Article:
16th century map of Iceland
16th century map of Iceland

The Witch trials in Iceland were conducted by the Danish authorities (Iceland then being a Danish possession), who introduced the belief in witchcraft as well as the Danish Witchcraft Act in the 17th century, and then stopped the persecutions. Similar to the case of Witch trials in Latvia and Estonia, the witch trials were introduced by a foreign elite power in an area with weak Christianity, in order to ensure religious conformity. Iceland was uncommon for Europe in that magic as such was viewed favorably on the island, and the majority of those executed were men, which it had in common with only the witch trials in Finland.


Icelandic view on magic

In Iceland, magic and supernatural powers played an important role in popular folk belief. It was divided into two categories. The first category was galdur, good ("White") or bad ("Black") spells performed by galdra-masters by the help of galdrastafir (magic symbols), magic books, runes or vocally.[1] The second category was fjölkynngi which referred to wisdom or knowledge of the unknown, which was necessary to manage and use the galdur correctly, although one could exist without the other.[1] This view on magic was a part of the old Norse culture and it survived on Iceland more undisturbed after Christianization than in the other Nordic countries.

The first cases

Witchcraft persecution begun after the reformation in Iceland, after a decree in 1564 which ordered all bailiffs to report all forms of heresy to the authorities, in order to establish religious conformity during the religious reformation.[1]

In the 16th century, however, witch trials in Iceland were conducted in accordance with the old definition of sorcery. In this definition, sorcery had nothing to do with the Devil: it divided magic in black magic and white magic. It regarded black magic as punishable only if it injured another person, and even then it did not result in the death penalty.[1]

A typical Icelandic witchcraft case in the 16th-century was that of a priest in 1554, who was sentenced to the loss of his office and exile as punishment for having used black magic or evil galdur from magic books in an attempt to entice a girl to sexual intercourse.[1]

In 1589 it was observed that the population of Iceland, where Christianity was weak, simply did not believe in the Christian Devil, and that consequently, Satan played a very small role in their imagination.[1]

Danish influenced witch hunt

The international Christian demonology and the Christian interpretation of magic as witchcraft connected to Satan, and the Christian definition of a magician as a witch who was able to master sorcery after a Pact with the Devil, was introduced to Iceland by the clergy (who were often Danes or educated in Denmark) in the 17th century.[1]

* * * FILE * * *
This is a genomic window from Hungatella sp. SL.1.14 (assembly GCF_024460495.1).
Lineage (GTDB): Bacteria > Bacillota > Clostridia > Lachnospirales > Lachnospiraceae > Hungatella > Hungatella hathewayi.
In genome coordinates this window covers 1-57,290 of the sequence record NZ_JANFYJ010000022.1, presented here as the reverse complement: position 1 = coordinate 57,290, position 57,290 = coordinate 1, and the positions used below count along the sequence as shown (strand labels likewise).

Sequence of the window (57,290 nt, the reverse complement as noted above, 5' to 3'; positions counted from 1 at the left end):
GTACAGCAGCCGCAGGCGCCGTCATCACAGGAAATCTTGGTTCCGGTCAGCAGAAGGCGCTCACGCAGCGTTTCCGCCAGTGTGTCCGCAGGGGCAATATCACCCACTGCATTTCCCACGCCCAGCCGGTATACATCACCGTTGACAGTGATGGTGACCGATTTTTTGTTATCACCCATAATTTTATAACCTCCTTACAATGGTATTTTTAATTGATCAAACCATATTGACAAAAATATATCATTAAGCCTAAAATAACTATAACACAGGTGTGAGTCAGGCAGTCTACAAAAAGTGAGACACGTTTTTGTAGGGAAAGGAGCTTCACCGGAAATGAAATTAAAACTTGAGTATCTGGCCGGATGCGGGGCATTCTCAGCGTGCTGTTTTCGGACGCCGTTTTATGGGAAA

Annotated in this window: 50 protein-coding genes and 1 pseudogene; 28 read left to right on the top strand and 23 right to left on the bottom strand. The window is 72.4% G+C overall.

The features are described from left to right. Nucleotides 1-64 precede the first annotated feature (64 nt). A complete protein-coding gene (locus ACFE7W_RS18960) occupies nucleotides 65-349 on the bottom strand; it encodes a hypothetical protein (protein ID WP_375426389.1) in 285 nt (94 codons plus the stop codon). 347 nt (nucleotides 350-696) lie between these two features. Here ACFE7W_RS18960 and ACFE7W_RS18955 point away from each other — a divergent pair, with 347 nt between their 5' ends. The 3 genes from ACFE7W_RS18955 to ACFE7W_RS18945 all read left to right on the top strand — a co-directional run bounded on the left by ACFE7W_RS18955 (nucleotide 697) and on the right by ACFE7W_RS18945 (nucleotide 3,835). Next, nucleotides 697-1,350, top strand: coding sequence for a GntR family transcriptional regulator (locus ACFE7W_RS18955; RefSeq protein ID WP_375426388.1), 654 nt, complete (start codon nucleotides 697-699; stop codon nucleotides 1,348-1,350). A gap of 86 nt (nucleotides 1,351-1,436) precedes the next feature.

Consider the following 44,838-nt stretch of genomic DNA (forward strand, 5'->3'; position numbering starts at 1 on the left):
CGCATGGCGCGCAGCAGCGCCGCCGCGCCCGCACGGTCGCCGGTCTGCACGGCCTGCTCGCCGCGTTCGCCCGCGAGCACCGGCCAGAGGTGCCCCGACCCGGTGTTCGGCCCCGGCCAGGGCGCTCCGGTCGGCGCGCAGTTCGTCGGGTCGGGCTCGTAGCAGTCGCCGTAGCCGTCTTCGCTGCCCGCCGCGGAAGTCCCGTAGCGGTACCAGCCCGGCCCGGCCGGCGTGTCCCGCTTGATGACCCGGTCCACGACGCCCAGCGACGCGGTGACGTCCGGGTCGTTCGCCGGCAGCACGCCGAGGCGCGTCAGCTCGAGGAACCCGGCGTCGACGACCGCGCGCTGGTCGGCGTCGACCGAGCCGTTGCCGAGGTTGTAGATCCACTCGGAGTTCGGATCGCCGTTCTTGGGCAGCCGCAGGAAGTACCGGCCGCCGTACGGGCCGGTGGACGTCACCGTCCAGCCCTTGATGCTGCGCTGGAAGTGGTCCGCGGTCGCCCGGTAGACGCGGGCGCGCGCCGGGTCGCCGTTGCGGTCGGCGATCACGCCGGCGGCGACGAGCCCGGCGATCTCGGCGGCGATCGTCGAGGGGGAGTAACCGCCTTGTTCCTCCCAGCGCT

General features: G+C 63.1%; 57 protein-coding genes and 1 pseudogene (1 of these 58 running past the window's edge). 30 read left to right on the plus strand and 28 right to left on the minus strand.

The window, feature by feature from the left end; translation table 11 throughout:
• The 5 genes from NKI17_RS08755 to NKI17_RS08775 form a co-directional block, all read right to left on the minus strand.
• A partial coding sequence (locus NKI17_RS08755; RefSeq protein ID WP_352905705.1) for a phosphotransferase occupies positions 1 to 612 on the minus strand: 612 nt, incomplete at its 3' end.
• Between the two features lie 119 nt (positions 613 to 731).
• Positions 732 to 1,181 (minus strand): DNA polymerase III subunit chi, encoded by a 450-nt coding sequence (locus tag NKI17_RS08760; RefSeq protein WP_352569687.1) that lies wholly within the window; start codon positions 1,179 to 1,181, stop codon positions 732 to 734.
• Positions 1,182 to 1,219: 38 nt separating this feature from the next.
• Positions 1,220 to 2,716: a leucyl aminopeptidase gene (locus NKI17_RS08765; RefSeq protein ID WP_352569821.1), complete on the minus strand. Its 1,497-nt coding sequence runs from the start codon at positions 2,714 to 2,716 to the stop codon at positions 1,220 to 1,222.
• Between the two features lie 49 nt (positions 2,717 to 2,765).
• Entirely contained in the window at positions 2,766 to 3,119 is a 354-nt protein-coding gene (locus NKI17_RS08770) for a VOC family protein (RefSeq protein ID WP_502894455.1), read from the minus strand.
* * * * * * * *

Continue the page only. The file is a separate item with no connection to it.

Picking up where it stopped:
Belief in the Devil and the Christian definition of witchcraft spread after the publication of the first witchcraft books by Gudmundur Einarsson in 1627, and Pall Björnsson's Characther Bestiae in 1630,[1] and in 1630 Denmark introduced the Danish Witchcraft Act of 1617 on Iceland. One of the first high profile cases was that of Jón Rögnvaldsson.

Between 1604 and 1720, there were 120 witch trials on Iceland, which resulted in 22 (confirmed) executions between 1625 and 1685.[1] The most intense period of persecution took place in 1667–1685.[1]

Male dominance

The Icelandic witch trials were uncommon in Europe because almost all were directed toward men: of the 22 executed for sorcery in Iceland, 20 were men and only two women, one of whom (Galdra-Manga) unconfirmed, and only Thuridur Olafsdottir confirmed to have been executed.[1]

The reason for this was the fact that the magic openly performed in the Icelandic society had come to be associated with men.[1] Prior to Christianity, women had performed magic, but during the Catholic Middle Ages, this changed as almost only men were accepted in the convents and Latin schools on Iceland and their literacy gave them better opportunities to attain fjölkynngi ('learning').[1]

These male magicians were respectfully referred to as kunnáttumadur ('wise man' or cunning man) and many of them were heroes to the population, such as the famous Jón lærði Guðmundsson (1574-1658), who allegedly managed to turn away the attacks from Barbary slave ships from the coasts by the use of galdur and who managed to survive a number of witch trials in the 1630s.[1]

The end

In 1683, Sveinn Arnason came to be the last person executed for witchcraft in Iceland. All witchcraft executions stopped in Iceland after 1686, when a new law was passed by Denmark which stated that all death sentences for sorcery were henceforth to be confirmed by the high court in Copenhagen before they could be performed, and Copenhagen refused to confirm any more such verdicts. Klemus Bjarnason was condemned to death of sorcery in 1692, but the execution never took place, and he was transferred to Copenhagen.

See also


  1. ^ a b c d e f g h i j k l m n Ankarloo, Bengt & Henningsen, Gustav (ed.), Skrifter. Bd 13, Häxornas Europa 1400-1700: historiska och antropologiska studier. Stockholm: Nerenius & Santérus, 1987